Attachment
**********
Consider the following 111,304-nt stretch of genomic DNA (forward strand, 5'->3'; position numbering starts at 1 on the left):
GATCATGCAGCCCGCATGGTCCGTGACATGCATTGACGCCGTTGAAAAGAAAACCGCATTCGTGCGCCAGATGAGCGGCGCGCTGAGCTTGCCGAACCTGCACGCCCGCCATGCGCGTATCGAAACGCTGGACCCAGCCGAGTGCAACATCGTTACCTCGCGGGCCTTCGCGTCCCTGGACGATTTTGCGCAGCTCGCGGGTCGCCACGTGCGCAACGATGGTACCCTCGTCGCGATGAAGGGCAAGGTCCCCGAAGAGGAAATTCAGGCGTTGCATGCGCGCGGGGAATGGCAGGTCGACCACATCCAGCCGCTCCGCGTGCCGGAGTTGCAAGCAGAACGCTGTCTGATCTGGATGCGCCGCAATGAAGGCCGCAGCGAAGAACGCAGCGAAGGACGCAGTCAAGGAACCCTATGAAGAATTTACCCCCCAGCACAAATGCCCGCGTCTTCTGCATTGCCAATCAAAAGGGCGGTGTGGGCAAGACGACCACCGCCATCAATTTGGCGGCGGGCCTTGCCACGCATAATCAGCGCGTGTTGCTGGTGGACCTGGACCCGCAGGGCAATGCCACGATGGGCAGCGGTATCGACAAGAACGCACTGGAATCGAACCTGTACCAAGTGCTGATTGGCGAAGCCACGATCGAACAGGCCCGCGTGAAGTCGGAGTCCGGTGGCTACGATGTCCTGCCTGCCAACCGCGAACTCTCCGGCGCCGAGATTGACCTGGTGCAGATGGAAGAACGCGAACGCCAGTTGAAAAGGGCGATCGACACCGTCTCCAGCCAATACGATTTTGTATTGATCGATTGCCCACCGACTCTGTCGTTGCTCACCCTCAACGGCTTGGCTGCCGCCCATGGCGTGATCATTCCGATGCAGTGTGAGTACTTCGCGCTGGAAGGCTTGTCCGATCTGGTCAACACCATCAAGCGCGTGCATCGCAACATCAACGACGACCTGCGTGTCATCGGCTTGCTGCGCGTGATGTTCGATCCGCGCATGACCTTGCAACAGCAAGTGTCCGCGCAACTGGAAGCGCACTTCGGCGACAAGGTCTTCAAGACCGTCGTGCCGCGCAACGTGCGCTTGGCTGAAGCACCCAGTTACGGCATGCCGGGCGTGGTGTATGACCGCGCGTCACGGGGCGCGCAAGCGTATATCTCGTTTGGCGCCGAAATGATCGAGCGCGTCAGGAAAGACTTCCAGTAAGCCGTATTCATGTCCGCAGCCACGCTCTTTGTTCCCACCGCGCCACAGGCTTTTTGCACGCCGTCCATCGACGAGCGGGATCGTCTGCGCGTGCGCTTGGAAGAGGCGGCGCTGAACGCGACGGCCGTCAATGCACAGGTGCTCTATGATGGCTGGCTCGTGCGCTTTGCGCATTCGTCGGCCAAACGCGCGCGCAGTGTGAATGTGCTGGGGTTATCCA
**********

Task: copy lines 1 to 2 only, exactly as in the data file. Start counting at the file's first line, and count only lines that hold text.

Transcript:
Consider the following 111,304-nt stretch of genomic DNA (forward strand, 5'->3'; position numbering starts at 1 on the left):
GATCATGCAGCCCGCATGGTCCGTGACATGCATTGACGCCGTTGAAAAGAAAACCGCATTCGTGCGCCAGATGAGCGGCGCGCTGAGCTTGCCGAACCTGCACGCCCGCCATGCGCGTATCGAAACGCTGGACCCAGCCGAGTGCAACATCGTTACCTCGCGGGCCTTCGCGTCCCTGGACGATTTTGCGCAGCTCGCGGGTCGCCACGTGCGCAACGATGGTACCCTCGTCGCGATGAAGGGCAAGGTCCCCGAAGAGGAAATTCAGGCGTTGCATGCGCGCGGGGAATGGCAGGTCGACCACATCCAGCCGCTCCGCGTGCCGGAGTTGCAAGCAGAACGCTGTCTGATCTGGATGCGCCGCAATGAAGGCCGCAGCGAAGAACGCAGCGAAGGACGCAGTCAAGGAACCCTATGAAGAATTTACCCCCCAGCACAAATGCCCGCGTCTTCTGCATTGCCAATCAAAAGGGCGGTGTGGGCAAGACGACCACCGCCATCAATTTGGCGGCGGGCCTTGCCACGCATAATCAGCGCGTGTTGCTGGTGGACCTGGACCCGCAGGGCAATGCCACGATGGGCAGCGGTATCGACAAGAACGCACTGGAATCGAACCTGTACCAAGTGCTGATTGGCGAAGCCACGATCGAACAGGCCCGCGTGAAGTCGGAGTCCGGTGGCTACGATGTCCTGCCTGCCAACCGCGAACTCTCCGGCGCCGAGATTGACCTGGTGCAGATGGAAGAACGCGAACGCCAGTTGAAAAGGGCGATCGACACCGTCTCCAGCCAATACGATTTTGTATTGATCGATTGCCCACCGACTCTGTCGTTGCTCACCCTCAACGGCTTGGCTGCCGCCCATGGCGTGATCATTCCGATGCAGTGTGAGTACTTCGCGCTGGAAGGCTTGTCCGATCTGGTCAACACCATCAAGCGCGTGCATCGCAACATCAACGACGACCTGCGTGTCATCGGCTTGCTGCGCGTGATGTTCGATCCGCGCATGACCTTGCAACAGCAAGTGTCCGCGCAACTGGAAGCGCACTTCGGCGACAAGGTCTTCAAGACCGTCGTGCCGCGCAACGTGCGCTTGGCTGAAGCACCCAGTTACGGCATGCCGGGCGTGGTGTATGACCGCGCGTCACGGGGCGCGCAAGCGTATATCTCGTTTGGCGCCGAAATGATCGAGCGCGTCAGGAAAGACTTCCAGTAAGCCGTATTCATGTCCGCAGCCACGCTCTTTGTTCCCACCGCGCCACAGGCTTTTTGCACGCCGTCCATCGACGAGCGGGATCGTCTGCGCGTGCGCTTGGAAGAGGCGGCGCTGAACGCGACGGCCGTCAATGCACAGGTGCTCTATGATGGCTGGCTCGTGCGCTTTGCGCATTCGTCGGCCAAACGCGCGCGCAGTGTGAATGTGCTGGGGTTATCCA